Blunkett's vision of the learning age;FE Focus

2nd July 1999 at 01:00
In his introduction to the Learning to Succeed White Paper, the Education Secretary says:

"Lifelong learning can enable people to play a full part in developing their talent, the potential of their family and the capacity of the community in which they live and work. It can and must nurture a love for learning. This will ensure the means by which our economy can make a successful transition from the industries and services of the past to the knowledge and information economy of the future.

"It is clear that we will not keep pace with the modern economies of our competitors if we are unable to match today's skills with the challenge of the developing information and communications age of tomorrow.

"The challenge is urgent. That is why the Government has given priority to education with more than pound;19 billion of extra resources over three years.

"The vision of the learning age has been welcomed. But many of those who commented confirmed our view that current arrangements provided an insufficient focus on quality, failed to give men and women the support they need and were too provider driven. Above all, there was an acknowledgement of the inconsistency and contradictions in present funding and delivery mechanisms.

"We propose to establish a single national learning and skills council to replace the Further Education Funding Council and the training and enterprise councils. The new council will work alongside a new organisation responsible for advice and support to young people and will be complemented by an independent, rigorous and effective inspection regime.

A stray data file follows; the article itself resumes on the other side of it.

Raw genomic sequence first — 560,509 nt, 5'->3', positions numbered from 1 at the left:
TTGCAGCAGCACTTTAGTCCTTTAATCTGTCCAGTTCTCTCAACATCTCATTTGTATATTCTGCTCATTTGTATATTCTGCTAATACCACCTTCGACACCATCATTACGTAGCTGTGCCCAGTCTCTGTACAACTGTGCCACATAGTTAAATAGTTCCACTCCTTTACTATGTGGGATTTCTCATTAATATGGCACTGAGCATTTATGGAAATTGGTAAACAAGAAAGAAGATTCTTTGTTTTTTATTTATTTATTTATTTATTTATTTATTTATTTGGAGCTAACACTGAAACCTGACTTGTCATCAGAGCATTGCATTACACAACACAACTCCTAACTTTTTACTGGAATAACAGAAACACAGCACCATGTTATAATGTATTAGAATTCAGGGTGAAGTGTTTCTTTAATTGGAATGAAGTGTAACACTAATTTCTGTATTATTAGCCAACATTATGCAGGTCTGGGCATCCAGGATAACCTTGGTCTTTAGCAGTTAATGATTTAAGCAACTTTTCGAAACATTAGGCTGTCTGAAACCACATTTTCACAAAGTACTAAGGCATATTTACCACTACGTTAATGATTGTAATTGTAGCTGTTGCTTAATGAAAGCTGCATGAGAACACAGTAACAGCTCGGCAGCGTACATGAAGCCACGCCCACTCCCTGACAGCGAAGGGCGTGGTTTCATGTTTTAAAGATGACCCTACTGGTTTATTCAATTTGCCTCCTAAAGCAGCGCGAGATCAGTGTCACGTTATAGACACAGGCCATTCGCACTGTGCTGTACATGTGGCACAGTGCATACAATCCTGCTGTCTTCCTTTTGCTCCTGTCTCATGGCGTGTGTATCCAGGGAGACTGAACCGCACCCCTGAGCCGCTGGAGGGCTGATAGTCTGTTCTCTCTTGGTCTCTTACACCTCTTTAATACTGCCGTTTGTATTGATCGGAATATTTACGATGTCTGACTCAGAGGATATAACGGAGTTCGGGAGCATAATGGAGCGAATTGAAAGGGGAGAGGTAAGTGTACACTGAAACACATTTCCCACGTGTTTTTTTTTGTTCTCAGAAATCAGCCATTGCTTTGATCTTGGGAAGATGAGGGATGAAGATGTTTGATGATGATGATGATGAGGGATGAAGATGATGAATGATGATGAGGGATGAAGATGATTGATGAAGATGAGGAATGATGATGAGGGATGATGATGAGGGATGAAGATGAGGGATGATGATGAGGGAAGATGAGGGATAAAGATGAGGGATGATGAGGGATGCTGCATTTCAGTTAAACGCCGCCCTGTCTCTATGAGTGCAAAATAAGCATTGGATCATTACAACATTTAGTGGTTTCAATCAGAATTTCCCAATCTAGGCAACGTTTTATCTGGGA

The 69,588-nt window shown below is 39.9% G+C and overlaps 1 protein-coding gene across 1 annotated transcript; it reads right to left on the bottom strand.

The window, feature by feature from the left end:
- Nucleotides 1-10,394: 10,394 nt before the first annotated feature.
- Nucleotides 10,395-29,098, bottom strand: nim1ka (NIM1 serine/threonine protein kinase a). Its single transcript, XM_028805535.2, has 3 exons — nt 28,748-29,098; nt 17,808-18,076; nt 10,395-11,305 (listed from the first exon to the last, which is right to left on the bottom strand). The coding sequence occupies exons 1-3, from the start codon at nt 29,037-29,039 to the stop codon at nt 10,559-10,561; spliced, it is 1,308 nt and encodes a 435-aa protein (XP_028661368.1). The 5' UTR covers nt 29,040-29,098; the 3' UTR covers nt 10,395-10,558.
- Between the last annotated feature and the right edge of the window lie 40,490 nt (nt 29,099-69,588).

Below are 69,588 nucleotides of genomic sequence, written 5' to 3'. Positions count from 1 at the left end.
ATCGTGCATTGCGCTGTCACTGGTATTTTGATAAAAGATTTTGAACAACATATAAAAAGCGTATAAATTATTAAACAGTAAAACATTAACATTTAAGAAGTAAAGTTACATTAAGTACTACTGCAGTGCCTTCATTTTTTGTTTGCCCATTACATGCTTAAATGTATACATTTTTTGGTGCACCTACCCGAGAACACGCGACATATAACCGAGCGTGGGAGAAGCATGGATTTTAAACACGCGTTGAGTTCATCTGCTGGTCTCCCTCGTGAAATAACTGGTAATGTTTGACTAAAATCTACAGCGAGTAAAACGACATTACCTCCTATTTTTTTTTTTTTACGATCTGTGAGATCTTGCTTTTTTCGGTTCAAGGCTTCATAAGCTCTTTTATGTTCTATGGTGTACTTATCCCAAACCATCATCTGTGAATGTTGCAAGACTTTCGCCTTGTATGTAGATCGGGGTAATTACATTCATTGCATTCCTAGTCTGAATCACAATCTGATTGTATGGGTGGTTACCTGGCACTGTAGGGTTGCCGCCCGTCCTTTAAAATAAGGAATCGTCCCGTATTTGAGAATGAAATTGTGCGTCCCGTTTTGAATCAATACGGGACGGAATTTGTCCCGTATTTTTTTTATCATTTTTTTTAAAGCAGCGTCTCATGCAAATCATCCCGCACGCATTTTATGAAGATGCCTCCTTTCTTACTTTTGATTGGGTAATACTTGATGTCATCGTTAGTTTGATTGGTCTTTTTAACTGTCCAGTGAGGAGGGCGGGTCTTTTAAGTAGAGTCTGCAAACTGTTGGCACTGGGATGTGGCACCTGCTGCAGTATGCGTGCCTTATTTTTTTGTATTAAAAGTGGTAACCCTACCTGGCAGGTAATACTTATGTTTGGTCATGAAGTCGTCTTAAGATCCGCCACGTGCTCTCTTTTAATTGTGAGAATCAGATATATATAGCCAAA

"We will strengthen the role of business, local authorities, providers and the individual users of service in driving the direction of the new system, through their continuing involvement in local learning partnerships. We seek to ensure that better advice and guidance raises standards and participation among young and old alike, that individuals can make the best of their talent and potential, and employers have a competitive edge in the global economy.

"The new arrangements will encourage coherence, quality and success in meeting targets. This will also stimulate a spirit of self-help, which enriched the lives and raised the aspirations of those who pioneered the movement for full-time education and the drive for access to learning for all. We must place the learner at the heart of the new system.

"I am determined that we build on the best features of what we have at present, while seeking to remove the contradictions, conflict and incoherence which currently exists.

"The task ahead is to modernise the framework for post-16 education and to raise quality. I invite all those involved to work with us, to make this the basis for substantive and lasting change and improvement in the years ahead."

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